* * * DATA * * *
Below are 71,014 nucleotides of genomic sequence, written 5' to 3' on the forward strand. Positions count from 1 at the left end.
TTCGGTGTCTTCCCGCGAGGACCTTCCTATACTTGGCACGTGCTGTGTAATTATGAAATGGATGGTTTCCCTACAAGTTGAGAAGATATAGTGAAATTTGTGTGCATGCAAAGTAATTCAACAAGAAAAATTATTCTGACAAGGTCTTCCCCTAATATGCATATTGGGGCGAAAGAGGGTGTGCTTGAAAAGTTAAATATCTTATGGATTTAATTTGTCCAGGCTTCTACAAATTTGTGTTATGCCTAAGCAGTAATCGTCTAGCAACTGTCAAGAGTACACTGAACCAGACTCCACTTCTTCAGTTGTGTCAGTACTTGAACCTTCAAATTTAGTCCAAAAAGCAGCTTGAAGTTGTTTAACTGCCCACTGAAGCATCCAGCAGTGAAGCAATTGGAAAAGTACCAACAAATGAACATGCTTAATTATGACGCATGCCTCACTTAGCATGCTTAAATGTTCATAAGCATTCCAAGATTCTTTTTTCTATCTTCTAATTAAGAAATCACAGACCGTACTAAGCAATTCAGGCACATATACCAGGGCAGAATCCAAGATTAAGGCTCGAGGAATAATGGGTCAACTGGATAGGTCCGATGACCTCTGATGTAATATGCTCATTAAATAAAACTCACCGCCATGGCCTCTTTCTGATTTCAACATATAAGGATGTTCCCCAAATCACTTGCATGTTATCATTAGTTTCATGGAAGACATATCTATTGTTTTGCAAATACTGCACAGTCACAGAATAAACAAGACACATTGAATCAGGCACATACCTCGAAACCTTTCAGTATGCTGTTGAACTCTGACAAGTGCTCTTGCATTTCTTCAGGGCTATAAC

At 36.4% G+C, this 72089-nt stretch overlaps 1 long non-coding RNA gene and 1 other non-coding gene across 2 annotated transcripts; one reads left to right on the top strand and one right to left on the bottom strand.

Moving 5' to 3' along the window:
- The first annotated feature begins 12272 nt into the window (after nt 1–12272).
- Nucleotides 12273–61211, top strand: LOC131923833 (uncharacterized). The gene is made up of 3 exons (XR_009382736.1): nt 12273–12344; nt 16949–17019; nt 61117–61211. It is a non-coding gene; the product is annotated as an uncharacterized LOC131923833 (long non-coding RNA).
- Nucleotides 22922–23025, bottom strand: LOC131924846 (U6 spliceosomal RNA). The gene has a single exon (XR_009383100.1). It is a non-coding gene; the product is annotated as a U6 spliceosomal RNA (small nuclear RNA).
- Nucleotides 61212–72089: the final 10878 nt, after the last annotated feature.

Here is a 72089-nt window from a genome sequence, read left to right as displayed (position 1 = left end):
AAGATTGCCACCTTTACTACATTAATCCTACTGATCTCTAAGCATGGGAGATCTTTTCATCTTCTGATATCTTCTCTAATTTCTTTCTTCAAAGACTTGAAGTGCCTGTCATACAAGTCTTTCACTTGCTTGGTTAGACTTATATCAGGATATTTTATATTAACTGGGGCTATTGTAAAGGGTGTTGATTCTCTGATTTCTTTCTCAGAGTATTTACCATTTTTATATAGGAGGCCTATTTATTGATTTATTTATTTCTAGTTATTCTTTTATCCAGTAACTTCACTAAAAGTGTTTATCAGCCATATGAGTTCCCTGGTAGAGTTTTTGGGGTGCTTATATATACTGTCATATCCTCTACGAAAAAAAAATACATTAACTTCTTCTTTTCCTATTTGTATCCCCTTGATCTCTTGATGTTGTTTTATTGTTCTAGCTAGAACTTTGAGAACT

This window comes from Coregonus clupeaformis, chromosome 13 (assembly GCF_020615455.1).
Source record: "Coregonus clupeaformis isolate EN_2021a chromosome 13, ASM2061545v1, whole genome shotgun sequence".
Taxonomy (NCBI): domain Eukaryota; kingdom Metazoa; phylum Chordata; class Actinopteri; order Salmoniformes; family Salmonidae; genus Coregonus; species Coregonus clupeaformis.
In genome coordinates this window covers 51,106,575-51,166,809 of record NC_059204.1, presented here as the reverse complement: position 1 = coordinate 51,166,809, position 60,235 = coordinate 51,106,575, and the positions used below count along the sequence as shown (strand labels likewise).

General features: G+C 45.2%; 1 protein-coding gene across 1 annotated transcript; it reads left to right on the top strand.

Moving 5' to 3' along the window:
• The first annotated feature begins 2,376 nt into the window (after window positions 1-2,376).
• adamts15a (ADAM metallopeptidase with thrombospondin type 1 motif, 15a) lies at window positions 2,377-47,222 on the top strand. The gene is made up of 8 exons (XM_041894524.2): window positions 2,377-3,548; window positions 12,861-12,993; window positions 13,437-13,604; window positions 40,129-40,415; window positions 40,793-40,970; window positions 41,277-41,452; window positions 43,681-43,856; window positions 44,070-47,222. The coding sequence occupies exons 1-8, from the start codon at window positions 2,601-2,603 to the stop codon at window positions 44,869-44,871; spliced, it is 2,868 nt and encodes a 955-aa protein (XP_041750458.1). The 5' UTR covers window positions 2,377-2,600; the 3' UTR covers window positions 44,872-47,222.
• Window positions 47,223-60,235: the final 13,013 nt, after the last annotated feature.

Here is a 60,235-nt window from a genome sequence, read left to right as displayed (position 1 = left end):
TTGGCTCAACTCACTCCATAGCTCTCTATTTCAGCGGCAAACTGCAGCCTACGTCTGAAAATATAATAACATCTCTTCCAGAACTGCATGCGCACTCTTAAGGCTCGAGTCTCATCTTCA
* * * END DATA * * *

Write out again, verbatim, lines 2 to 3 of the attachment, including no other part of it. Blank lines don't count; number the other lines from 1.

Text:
TTCGGTGTCTTCCCGCGAGGACCTTCCTATACTTGGCACGTGCTGTGTAATTATGAAATGGATGGTTTCCCTACAAGTTGAGAAGATATAGTGAAATTTGTGTGCATGCAAAGTAATTCAACAAGAAAAATTATTCTGACAAGGTCTTCCCCTAATATGCATATTGGGGCGAAAGAGGGTGTGCTTGAAAAGTTAAATATCTTATGGATTTAATTTGTCCAGGCTTCTACAAATTTGTGTTATGCCTAAGCAGTAATCGTCTAGCAACTGTCAAGAGTACACTGAACCAGACTCCACTTCTTCAGTTGTGTCAGTACTTGAACCTTCAAATTTAGTCCAAAAAGCAGCTTGAAGTTGTTTAACTGCCCACTGAAGCATCCAGCAGTGAAGCAATTGGAAAAGTACCAACAAATGAACATGCTTAATTATGACGCATGCCTCACTTAGCATGCTTAAATGTTCATAAGCATTCCAAGATTCTTTTTTCTATCTTCTAATTAAGAAATCACAGACCGTACTAAGCAATTCAGGCACATATACCAGGGCAGAATCCAAGATTAAGGCTCGAGGAATAATGGGTCAACTGGATAGGTCCGATGACCTCTGATGTAATATGCTCATTAAATAAAACTCACCGCCATGGCCTCTTTCTGATTTCAACATATAAGGATGTTCCCCAAATCACTTGCATGTTATCATTAGTTTCATGGAAGACATATCTATTGTTTTGCAAATACTGCACAGTCACAGAATAAACAAGACACATTGAATCAGGCACATACCTCGAAACCTTTCAGTATGCTGTTGAACTCTGACAAGTGCTCTTGCATTTCTTCAGGGCTATAAC

At 36.4% G+C, this 72089-nt stretch overlaps 1 long non-coding RNA gene and 1 other non-coding gene across 2 annotated transcripts; one reads left to right on the top strand and one right to left on the bottom strand.